For nearly three decades I have employed birds and bird imagery as a metaphor for my ruminations on relationships, parenting, home, shelter, and geographical identification. As an artist, I have been drawn to the ideas of identity that grow out of a sense of place and self.
In my series, Avian, I take a closer look at this subject as a metaphor for ourselves. I pixelate, deconstruct and then reconstruct these birds. They perch upon a tablet identical to the one from which they are created. The tablets serve as reminders of their past. They represent their shadow, cartography, and their DNA. They are built, much like we are - one piece, or experience, at a time.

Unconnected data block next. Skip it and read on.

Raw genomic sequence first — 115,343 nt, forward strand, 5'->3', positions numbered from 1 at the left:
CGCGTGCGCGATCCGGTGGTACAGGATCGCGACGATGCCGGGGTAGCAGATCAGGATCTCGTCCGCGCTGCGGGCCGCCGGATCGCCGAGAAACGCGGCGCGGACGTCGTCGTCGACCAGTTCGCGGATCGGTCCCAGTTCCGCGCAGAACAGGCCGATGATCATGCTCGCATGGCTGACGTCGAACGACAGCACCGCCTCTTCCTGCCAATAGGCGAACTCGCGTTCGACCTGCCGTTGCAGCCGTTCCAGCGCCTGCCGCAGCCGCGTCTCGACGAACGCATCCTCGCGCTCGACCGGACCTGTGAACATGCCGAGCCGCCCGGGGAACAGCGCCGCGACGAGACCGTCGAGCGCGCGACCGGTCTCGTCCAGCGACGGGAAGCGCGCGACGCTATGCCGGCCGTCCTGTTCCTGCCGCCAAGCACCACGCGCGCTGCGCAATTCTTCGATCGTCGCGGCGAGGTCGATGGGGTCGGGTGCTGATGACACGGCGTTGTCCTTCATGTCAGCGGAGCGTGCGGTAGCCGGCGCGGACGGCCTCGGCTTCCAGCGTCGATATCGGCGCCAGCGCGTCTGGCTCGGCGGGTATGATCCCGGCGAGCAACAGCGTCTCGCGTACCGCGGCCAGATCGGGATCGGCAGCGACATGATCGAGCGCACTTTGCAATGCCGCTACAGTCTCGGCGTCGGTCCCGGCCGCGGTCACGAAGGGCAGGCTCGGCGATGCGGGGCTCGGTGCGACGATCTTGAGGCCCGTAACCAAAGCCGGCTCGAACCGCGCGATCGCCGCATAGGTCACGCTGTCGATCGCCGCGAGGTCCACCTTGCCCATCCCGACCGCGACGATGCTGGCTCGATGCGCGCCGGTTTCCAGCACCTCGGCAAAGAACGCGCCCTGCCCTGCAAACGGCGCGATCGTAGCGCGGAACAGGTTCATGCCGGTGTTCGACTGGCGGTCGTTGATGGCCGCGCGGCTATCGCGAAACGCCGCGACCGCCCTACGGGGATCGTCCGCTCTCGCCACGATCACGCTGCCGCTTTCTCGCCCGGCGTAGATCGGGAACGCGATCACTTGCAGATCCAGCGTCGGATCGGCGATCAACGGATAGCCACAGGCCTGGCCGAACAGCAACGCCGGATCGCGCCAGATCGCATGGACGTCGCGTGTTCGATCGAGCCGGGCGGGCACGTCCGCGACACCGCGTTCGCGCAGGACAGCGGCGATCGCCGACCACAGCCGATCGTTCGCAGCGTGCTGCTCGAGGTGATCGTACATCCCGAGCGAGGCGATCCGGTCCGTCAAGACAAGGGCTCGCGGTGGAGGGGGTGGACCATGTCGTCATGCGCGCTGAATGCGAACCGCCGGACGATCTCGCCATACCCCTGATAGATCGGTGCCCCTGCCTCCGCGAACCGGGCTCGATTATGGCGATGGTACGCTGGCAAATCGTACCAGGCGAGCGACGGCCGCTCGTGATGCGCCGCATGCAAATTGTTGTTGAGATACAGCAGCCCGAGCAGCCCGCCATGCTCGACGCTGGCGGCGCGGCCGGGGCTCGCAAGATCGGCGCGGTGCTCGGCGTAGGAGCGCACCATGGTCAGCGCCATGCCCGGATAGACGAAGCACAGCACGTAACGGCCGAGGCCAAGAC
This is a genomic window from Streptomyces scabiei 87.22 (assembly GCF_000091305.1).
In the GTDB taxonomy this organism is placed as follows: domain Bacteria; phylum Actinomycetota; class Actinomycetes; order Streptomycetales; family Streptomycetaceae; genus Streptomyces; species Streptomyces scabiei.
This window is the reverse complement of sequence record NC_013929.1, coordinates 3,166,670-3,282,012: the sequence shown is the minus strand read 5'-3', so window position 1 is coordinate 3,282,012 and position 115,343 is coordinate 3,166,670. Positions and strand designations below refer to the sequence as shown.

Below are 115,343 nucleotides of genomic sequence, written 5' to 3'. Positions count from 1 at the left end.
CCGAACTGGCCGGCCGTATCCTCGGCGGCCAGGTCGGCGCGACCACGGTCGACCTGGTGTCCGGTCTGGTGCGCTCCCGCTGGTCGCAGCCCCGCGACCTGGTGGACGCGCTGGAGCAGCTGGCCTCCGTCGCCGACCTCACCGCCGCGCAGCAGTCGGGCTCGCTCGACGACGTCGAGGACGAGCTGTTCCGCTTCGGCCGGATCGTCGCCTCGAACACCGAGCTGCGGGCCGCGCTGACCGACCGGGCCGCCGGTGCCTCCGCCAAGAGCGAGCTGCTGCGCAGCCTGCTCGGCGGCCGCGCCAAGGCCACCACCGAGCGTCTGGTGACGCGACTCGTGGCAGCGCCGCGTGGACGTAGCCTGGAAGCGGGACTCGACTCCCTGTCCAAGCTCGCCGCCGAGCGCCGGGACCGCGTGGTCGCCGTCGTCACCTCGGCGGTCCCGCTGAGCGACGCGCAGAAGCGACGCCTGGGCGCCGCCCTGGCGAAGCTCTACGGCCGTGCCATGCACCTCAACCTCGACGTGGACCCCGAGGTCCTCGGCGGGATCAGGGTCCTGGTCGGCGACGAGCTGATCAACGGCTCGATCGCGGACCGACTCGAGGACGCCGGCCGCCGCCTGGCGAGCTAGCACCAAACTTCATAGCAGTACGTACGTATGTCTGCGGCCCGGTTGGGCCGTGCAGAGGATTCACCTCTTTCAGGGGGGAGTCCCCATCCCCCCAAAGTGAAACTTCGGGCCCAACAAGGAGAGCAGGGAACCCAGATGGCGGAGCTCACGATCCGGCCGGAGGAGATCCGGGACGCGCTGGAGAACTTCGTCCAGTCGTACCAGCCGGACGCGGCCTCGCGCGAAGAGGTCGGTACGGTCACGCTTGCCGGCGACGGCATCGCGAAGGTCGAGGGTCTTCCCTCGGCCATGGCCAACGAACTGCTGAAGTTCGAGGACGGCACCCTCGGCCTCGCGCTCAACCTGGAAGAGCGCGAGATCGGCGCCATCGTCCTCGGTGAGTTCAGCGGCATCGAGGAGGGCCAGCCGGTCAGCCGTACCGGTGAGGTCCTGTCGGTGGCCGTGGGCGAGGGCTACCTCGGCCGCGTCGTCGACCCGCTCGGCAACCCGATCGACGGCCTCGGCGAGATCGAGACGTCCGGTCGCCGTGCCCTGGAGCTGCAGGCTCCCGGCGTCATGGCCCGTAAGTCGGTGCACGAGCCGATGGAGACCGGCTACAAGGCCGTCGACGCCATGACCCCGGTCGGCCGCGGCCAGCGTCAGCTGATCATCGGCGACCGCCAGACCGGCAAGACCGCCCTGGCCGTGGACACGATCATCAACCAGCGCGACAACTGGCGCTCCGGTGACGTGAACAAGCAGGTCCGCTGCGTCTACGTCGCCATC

I construct these birds by taking colored sheet glass and cutting these sheets into 6” strips that are stacked into a rectangular block of stacked glass. The pattern is discernible on the end of each stack and this pattern continues through the entire length of the block. This stacked block is then heated in a kiln and picked up on the end of a steel rod. It is heated and squeezed until it is uniformly melted ant which point it is stretched or drawn down to a 12’ rectilinear glass rod. This glass rod is cooled to room temperature overnight. The rods are then cut into small sections that are referred to as murine. The pattern can be seen in the across section of each piece of murrini. These murrini are the building blocks to the larger Avian pattern. An average of eight different murrini patterns are used for each tablet. Once the patterning of the tablet is made by arranging the little squares of murrini, the assembled pattern is put into a kiln and melted into a rectangular sheet. These thick sheets of fused glass murrini contain all of the color and pattern information that will be carried into the final bird form. These are in a sense deconstructions of a three dimensional bird, they are a dimensional bird unfolded into a flat pattern. From here the tablet is once again heated and then rolled up onto a glass collar on a steel blowpipe. The sheet is curled into a cylinder, the seam is fused together and then the end of the patterned cylinder is restricted and closed off. It is now a glass bubble, but a bubble with all of the coloration placed exactly where it is needed to be to be sculpt, folded, and shaped into a dimensional glass bird.